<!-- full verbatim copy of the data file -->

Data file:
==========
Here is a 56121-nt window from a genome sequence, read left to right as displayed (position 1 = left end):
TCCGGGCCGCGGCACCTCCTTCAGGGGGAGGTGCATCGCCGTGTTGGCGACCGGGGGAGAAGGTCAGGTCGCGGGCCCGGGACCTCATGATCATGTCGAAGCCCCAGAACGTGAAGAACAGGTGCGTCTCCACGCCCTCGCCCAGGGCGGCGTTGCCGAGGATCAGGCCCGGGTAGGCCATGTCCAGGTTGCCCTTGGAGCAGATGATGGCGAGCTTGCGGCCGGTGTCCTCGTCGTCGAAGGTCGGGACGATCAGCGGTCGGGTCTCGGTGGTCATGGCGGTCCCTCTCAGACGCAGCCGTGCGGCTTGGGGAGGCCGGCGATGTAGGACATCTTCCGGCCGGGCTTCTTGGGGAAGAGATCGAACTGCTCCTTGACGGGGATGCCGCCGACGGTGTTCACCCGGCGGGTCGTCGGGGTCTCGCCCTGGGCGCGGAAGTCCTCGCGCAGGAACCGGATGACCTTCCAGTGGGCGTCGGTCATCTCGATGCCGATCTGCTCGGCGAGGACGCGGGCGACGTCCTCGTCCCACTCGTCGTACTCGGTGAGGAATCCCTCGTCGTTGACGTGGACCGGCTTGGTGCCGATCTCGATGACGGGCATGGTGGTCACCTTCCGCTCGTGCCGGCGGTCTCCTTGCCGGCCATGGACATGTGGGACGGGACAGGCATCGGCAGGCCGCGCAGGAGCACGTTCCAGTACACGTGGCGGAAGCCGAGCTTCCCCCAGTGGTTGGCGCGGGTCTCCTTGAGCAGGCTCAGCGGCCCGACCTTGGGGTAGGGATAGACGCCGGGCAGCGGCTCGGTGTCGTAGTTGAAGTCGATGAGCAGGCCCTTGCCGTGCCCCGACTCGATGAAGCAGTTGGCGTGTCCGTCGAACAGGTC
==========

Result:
Here is a 56121-nt window from a genome sequence, read left to right as displayed (position 1 = left end):
TCCGGGCCGCGGCACCTCCTTCAGGGGGAGGTGCATCGCCGTGTTGGCGACCGGGGGAGAAGGTCAGGTCGCGGGCCCGGGACCTCATGATCATGTCGAAGCCCCAGAACGTGAAGAACAGGTGCGTCTCCACGCCCTCGCCCAGGGCGGCGTTGCCGAGGATCAGGCCCGGGTAGGCCATGTCCAGGTTGCCCTTGGAGCAGATGATGGCGAGCTTGCGGCCGGTGTCCTCGTCGTCGAAGGTCGGGACGATCAGCGGTCGGGTCTCGGTGGTCATGGCGGTCCCTCTCAGACGCAGCCGTGCGGCTTGGGGAGGCCGGCGATGTAGGACATCTTCCGGCCGGGCTTCTTGGGGAAGAGATCGAACTGCTCCTTGACGGGGATGCCGCCGACGGTGTTCACCCGGCGGGTCGTCGGGGTCTCGCCCTGGGCGCGGAAGTCCTCGCGCAGGAACCGGATGACCTTCCAGTGGGCGTCGGTCATCTCGATGCCGATCTGCTCGGCGAGGACGCGGGCGACGTCCTCGTCCCACTCGTCGTACTCGGTGAGGAATCCCTCGTCGTTGACGTGGACCGGCTTGGTGCCGATCTCGATGACGGGCATGGTGGTCACCTTCCGCTCGTGCCGGCGGTCTCCTTGCCGGCCATGGACATGTGGGACGGGACAGGCATCGGCAGGCCGCGCAGGAGCACGTTCCAGTACACGTGGCGGAAGCCGAGCTTCCCCCAGTGGTTGGCGCGGGTCTCCTTGAGCAGGCTCAGCGGCCCGACCTTGGGGTAGGGATAGACGCCGGGCAGCGGCTCGGTGTCGTAGTTGAAGTCGATGAGCAGGCCCTTGCCGTGCCCCGACTCGATGAAGCAGTTGGCGTGTCCGTCGAACAGGTC